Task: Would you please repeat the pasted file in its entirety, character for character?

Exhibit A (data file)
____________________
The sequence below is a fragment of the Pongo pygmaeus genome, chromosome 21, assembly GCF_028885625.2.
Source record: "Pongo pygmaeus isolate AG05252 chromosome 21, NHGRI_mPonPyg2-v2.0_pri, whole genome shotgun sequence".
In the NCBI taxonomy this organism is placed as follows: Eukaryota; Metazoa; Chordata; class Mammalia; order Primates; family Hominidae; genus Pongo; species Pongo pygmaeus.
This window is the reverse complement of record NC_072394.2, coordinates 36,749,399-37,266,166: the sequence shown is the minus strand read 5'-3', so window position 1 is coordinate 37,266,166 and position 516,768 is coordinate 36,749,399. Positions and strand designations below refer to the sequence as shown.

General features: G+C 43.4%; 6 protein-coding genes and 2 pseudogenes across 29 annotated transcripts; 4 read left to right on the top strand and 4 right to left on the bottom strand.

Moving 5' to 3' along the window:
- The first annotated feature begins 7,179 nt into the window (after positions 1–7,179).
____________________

The sequence below is a fragment of the Pongo pygmaeus genome, chromosome 21, assembly GCF_028885625.2.
Source record: "Pongo pygmaeus isolate AG05252 chromosome 21, NHGRI_mPonPyg2-v2.0_pri, whole genome shotgun sequence".
In the NCBI taxonomy this organism is placed as follows: Eukaryota; Metazoa; Chordata; class Mammalia; order Primates; family Hominidae; genus Pongo; species Pongo pygmaeus.
This window is the reverse complement of record NC_072394.2, coordinates 36,749,399-37,266,166: the sequence shown is the minus strand read 5'-3', so window position 1 is coordinate 37,266,166 and position 516,768 is coordinate 36,749,399. Positions and strand designations below refer to the sequence as shown.

General features: G+C 43.4%; 6 protein-coding genes and 2 pseudogenes across 29 annotated transcripts; 4 read left to right on the top strand and 4 right to left on the bottom strand.

Moving 5' to 3' along the window:
- The first annotated feature begins 7,179 nt into the window (after positions 1–7,179).